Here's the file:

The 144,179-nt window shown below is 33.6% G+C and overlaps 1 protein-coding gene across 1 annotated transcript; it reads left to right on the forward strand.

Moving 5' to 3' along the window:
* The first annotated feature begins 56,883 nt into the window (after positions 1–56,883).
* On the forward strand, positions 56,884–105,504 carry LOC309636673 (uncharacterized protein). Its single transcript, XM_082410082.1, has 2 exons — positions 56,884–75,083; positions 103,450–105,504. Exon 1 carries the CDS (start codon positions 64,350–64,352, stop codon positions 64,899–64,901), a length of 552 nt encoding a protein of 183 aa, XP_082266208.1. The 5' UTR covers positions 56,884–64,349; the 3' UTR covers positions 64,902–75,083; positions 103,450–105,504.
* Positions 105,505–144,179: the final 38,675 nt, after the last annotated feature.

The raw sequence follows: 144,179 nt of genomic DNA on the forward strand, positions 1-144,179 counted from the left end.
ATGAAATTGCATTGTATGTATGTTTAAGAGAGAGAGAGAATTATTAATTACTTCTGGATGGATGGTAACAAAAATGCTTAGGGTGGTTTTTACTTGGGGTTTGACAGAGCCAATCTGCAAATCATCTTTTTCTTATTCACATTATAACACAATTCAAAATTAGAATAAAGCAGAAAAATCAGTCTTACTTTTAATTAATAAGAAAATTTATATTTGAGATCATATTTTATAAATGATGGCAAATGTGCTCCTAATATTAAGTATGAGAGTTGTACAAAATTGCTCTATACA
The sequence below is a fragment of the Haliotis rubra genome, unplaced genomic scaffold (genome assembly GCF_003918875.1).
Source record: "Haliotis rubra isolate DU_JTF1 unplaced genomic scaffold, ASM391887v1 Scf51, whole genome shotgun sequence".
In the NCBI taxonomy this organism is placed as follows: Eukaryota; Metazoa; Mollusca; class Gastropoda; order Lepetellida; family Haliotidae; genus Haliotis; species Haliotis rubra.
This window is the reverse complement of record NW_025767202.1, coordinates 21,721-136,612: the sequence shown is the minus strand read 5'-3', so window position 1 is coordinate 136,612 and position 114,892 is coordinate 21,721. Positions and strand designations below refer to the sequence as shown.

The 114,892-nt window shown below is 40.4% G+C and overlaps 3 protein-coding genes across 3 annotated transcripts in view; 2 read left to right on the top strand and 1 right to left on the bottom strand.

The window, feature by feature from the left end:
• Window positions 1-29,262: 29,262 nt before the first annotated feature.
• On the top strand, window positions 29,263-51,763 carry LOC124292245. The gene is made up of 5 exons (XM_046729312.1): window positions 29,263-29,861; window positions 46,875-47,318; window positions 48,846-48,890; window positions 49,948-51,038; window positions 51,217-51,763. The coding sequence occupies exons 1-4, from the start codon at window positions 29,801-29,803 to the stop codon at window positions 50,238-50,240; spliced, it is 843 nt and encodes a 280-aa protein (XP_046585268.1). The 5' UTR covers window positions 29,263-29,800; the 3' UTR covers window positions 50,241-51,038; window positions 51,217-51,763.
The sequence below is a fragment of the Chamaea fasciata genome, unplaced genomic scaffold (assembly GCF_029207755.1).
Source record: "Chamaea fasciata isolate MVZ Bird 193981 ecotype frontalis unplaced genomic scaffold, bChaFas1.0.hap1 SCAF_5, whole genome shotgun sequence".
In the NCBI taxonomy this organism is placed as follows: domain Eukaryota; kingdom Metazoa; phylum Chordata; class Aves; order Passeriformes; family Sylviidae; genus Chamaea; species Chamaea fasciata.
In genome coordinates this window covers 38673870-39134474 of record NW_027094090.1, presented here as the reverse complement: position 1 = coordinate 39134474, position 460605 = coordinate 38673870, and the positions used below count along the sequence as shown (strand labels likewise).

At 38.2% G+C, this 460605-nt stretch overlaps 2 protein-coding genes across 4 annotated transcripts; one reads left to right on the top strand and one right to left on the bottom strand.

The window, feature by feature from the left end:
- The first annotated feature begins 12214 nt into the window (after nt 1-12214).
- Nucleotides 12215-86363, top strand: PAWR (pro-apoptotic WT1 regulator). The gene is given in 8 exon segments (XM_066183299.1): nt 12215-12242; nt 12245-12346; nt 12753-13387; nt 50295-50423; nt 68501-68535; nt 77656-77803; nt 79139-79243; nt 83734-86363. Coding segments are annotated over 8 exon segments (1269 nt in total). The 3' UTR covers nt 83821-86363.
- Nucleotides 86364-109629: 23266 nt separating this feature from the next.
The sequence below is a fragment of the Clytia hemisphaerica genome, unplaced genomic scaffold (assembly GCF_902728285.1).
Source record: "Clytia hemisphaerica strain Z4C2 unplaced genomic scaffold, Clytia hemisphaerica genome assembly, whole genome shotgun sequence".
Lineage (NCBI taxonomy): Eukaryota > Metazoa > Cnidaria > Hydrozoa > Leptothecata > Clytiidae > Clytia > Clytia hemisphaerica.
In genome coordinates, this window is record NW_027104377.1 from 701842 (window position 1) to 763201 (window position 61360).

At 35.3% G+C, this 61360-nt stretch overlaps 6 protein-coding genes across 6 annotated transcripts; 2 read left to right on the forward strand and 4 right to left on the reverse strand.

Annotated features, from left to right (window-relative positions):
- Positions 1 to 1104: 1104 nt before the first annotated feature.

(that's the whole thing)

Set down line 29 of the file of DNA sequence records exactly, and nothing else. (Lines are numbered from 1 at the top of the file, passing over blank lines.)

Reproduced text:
At 35.3% G+C, this 61360-nt stretch overlaps 6 protein-coding genes across 6 annotated transcripts; 2 read left to right on the forward strand and 4 right to left on the reverse strand.